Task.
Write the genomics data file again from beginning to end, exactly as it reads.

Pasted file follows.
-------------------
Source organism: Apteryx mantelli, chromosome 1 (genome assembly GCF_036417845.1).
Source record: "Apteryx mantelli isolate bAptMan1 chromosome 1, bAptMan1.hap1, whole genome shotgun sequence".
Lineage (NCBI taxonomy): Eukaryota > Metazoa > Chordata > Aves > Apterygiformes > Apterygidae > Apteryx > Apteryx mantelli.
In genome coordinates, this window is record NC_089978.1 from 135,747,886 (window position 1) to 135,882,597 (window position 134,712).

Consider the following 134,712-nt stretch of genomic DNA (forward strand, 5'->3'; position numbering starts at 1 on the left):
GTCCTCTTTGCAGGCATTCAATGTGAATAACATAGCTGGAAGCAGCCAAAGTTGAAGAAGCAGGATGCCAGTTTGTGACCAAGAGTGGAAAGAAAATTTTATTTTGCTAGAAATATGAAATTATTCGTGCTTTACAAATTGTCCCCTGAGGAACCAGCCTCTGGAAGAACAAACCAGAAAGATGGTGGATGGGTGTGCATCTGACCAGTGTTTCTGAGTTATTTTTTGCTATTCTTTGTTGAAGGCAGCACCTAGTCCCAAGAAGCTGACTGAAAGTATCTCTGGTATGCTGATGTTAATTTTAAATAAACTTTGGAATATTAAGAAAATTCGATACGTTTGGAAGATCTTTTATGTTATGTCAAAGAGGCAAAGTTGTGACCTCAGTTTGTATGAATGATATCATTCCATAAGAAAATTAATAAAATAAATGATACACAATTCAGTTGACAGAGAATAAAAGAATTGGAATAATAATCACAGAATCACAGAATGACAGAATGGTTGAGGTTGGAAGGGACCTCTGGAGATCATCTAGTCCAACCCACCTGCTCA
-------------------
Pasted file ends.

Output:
Source organism: Apteryx mantelli, chromosome 1 (genome assembly GCF_036417845.1).
Source record: "Apteryx mantelli isolate bAptMan1 chromosome 1, bAptMan1.hap1, whole genome shotgun sequence".
Lineage (NCBI taxonomy): Eukaryota > Metazoa > Chordata > Aves > Apterygiformes > Apterygidae > Apteryx > Apteryx mantelli.
In genome coordinates, this window is record NC_089978.1 from 135,747,886 (window position 1) to 135,882,597 (window position 134,712).

Consider the following 134,712-nt stretch of genomic DNA (forward strand, 5'->3'; position numbering starts at 1 on the left):
GTCCTCTTTGCAGGCATTCAATGTGAATAACATAGCTGGAAGCAGCCAAAGTTGAAGAAGCAGGATGCCAGTTTGTGACCAAGAGTGGAAAGAAAATTTTATTTTGCTAGAAATATGAAATTATTCGTGCTTTACAAATTGTCCCCTGAGGAACCAGCCTCTGGAAGAACAAACCAGAAAGATGGTGGATGGGTGTGCATCTGACCAGTGTTTCTGAGTTATTTTTTGCTATTCTTTGTTGAAGGCAGCACCTAGTCCCAAGAAGCTGACTGAAAGTATCTCTGGTATGCTGATGTTAATTTTAAATAAACTTTGGAATATTAAGAAAATTCGATACGTTTGGAAGATCTTTTATGTTATGTCAAAGAGGCAAAGTTGTGACCTCAGTTTGTATGAATGATATCATTCCATAAGAAAATTAATAAAATAAATGATACACAATTCAGTTGACAGAGAATAAAAGAATTGGAATAATAATCACAGAATCACAGAATGACAGAATGGTTGAGGTTGGAAGGGACCTCTGGAGATCATCTAGTCCAACCCACCTGCTCA